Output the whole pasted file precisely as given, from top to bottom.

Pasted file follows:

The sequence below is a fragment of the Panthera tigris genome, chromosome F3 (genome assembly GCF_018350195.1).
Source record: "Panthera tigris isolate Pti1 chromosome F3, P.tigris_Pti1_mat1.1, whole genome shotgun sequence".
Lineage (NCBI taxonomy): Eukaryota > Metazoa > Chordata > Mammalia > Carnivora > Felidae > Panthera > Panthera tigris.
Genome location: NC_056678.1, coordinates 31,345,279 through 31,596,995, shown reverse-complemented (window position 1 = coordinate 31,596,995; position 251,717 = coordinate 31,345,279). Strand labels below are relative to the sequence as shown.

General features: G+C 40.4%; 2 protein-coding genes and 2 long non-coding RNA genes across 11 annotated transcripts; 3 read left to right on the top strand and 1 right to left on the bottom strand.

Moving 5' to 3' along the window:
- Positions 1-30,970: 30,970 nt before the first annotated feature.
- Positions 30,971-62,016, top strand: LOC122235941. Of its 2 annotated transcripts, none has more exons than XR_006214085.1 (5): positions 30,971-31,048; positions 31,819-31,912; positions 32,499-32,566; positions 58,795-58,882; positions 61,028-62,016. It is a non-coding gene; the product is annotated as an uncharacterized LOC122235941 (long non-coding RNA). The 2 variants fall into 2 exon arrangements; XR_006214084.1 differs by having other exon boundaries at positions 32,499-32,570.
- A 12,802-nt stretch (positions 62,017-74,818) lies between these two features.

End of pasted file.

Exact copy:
The sequence below is a fragment of the Panthera tigris genome, chromosome F3 (genome assembly GCF_018350195.1).
Source record: "Panthera tigris isolate Pti1 chromosome F3, P.tigris_Pti1_mat1.1, whole genome shotgun sequence".
Lineage (NCBI taxonomy): Eukaryota > Metazoa > Chordata > Mammalia > Carnivora > Felidae > Panthera > Panthera tigris.
Genome location: NC_056678.1, coordinates 31,345,279 through 31,596,995, shown reverse-complemented (window position 1 = coordinate 31,596,995; position 251,717 = coordinate 31,345,279). Strand labels below are relative to the sequence as shown.

General features: G+C 40.4%; 2 protein-coding genes and 2 long non-coding RNA genes across 11 annotated transcripts; 3 read left to right on the top strand and 1 right to left on the bottom strand.

Moving 5' to 3' along the window:
- Positions 1-30,970: 30,970 nt before the first annotated feature.
- Positions 30,971-62,016, top strand: LOC122235941. Of its 2 annotated transcripts, none has more exons than XR_006214085.1 (5): positions 30,971-31,048; positions 31,819-31,912; positions 32,499-32,566; positions 58,795-58,882; positions 61,028-62,016. It is a non-coding gene; the product is annotated as an uncharacterized LOC122235941 (long non-coding RNA). The 2 variants fall into 2 exon arrangements; XR_006214084.1 differs by having other exon boundaries at positions 32,499-32,570.
- A 12,802-nt stretch (positions 62,017-74,818) lies between these two features.